Director-General of Health Dr Ashley Bloomfield encourages hesitant Kiwis to 'get advice', support Super Saturday 'Vaxathon'

Director-General of Health Dr Ashley Bloomfield is encouraging hesitant Kiwis who are worried about the vaccine to "get advice" they need and support the national vaccine push on the Super Saturday 'Vaxathon'.

Dr Bloomfield understands a lot of people are hesitant about the vaccine and don't have all the information to make a decision but asks people to talk to people they trust that have been vaccinated. 

"I can understand why some people might be hesitant, but what I would say is we've got a really good, really safe vaccine here," Bloomfield tells the Super Saturday 'Vaxathon'.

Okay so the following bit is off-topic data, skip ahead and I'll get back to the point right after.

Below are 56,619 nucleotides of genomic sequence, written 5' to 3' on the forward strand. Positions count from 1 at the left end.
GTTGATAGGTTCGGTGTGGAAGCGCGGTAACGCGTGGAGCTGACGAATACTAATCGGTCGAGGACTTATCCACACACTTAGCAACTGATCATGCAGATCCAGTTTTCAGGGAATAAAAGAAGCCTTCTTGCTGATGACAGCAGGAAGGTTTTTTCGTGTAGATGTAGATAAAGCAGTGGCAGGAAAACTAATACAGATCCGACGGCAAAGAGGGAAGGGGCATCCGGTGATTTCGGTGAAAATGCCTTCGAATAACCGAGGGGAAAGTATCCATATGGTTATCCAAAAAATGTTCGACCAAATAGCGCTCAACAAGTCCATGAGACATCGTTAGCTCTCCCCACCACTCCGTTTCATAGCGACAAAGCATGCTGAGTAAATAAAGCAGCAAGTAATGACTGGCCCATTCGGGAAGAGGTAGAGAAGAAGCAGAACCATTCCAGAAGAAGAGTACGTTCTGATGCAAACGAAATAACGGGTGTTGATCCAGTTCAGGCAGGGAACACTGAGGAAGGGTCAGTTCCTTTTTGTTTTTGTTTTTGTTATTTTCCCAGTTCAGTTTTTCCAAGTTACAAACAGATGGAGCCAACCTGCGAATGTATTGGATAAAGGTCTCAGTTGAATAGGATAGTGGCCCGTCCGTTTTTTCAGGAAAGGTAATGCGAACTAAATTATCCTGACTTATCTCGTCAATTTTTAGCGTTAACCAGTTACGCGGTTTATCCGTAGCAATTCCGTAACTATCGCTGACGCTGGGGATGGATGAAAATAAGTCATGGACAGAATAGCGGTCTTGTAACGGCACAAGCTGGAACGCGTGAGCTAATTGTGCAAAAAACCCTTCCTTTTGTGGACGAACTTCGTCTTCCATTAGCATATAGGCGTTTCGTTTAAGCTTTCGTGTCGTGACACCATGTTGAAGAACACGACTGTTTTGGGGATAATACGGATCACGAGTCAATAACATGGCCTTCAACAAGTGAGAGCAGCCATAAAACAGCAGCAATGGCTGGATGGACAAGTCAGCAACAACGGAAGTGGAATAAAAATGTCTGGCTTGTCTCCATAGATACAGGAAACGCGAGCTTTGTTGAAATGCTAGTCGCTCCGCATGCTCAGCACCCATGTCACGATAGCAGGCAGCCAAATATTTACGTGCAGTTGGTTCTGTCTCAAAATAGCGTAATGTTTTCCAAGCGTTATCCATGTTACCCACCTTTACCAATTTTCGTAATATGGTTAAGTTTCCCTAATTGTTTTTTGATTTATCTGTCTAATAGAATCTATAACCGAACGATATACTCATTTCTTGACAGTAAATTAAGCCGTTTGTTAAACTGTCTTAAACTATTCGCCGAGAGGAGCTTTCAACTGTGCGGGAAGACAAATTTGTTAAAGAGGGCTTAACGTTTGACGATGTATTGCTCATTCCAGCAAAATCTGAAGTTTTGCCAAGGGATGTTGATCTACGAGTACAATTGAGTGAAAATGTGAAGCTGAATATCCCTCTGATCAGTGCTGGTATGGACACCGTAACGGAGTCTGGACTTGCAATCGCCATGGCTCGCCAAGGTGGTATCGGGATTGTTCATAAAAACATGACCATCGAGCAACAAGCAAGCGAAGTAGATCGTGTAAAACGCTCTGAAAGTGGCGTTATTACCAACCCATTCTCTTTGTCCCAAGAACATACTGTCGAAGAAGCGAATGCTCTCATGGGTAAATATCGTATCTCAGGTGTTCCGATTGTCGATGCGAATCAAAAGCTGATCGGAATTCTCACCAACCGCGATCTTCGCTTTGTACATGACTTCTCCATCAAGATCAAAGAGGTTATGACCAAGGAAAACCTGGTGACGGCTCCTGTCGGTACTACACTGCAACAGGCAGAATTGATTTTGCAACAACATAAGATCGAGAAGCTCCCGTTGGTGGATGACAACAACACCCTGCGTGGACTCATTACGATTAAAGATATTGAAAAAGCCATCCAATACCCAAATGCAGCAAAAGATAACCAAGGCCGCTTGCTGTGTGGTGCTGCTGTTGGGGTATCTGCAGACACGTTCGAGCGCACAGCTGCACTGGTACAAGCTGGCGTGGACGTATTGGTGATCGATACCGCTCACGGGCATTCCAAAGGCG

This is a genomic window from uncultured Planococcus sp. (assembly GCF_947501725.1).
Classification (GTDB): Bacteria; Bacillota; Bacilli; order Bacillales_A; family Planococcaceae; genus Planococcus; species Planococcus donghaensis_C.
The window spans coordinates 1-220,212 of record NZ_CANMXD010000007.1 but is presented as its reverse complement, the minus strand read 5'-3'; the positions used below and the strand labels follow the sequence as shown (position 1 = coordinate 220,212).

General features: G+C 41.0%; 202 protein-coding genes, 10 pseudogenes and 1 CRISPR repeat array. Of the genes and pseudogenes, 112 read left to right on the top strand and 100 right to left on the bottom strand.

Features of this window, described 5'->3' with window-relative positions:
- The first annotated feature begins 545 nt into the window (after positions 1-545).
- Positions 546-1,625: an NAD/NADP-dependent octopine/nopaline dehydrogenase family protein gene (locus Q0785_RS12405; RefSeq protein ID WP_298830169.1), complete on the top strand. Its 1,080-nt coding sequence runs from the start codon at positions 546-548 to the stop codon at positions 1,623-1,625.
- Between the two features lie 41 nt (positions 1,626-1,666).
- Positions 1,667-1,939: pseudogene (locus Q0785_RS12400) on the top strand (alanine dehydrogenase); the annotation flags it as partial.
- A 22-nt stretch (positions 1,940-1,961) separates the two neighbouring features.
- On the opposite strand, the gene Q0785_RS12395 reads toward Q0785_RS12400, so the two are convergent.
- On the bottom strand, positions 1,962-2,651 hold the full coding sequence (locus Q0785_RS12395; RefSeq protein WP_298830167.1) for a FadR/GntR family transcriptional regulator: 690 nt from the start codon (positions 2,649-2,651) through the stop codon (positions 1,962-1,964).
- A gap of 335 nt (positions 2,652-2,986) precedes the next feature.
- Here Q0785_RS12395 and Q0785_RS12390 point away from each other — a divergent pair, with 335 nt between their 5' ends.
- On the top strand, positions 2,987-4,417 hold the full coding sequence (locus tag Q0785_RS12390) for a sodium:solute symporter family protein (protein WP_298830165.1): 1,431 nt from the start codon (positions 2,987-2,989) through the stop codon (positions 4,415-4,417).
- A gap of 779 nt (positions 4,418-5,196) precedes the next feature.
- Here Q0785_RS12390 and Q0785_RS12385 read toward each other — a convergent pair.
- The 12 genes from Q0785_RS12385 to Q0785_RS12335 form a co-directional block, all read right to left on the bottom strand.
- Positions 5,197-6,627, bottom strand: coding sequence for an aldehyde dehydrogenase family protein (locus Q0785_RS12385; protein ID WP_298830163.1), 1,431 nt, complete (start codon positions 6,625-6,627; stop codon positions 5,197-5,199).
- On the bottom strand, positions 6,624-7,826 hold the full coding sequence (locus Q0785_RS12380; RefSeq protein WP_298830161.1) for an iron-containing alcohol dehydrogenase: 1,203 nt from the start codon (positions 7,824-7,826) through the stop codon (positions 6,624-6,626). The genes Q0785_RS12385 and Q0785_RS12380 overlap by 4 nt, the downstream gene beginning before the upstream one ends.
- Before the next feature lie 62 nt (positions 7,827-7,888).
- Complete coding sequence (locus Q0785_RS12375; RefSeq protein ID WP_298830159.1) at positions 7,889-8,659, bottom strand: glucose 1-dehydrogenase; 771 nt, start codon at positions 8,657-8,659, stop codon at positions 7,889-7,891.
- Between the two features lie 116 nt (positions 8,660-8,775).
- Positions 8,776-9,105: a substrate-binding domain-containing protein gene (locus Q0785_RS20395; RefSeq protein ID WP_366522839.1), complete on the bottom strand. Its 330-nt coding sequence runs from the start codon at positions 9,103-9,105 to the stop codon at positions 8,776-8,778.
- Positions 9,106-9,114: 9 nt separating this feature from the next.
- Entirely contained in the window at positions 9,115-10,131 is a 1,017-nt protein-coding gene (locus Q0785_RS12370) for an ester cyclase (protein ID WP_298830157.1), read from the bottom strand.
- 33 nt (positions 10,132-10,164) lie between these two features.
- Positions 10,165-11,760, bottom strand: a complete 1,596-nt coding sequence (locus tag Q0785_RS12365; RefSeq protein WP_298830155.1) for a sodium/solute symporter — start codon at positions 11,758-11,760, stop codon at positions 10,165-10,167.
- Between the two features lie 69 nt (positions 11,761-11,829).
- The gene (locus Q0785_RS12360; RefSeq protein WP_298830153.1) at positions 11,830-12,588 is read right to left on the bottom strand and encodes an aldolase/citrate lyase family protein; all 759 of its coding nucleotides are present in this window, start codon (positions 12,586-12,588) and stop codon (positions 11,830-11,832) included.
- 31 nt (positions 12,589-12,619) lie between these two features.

"It's been used on hundreds of millions of people around the world and we're approaching 90 percent of Kiwis who have opted to be vaccinated. 

"This is the right thing to do. Get advice, talk to someone who you trust, but a lot of people who you trust and know have been vaccinated." 

Bloomfield has a simple message to New Zealanders, especially Aucklanders, who are in their eighth week of lockdown. 

"The other important thing here is you'll remember early on in the pandemic when we all worked together with that first lockdown and the message out there was: 'Stay home, save lives, be kind'," he says.

"Now the message has shifted, but it's pretty similar: 'Get vaccinated, save lives, be kind'.

"You're being kind not just to yourself by protecting yourself but you are protecting others. "We've done this before, together, and we can do it again."

People are coming out in force to be vaccinated on Saturday. As of 1:40pm, 81,080 people have received a jab. 23,447 of those are first dose and 57,633 have been second dose. When breaking that down into ethnicities, 13,689 doses have been given to Māori, 3550 are Samoan and 1927 are Tongan.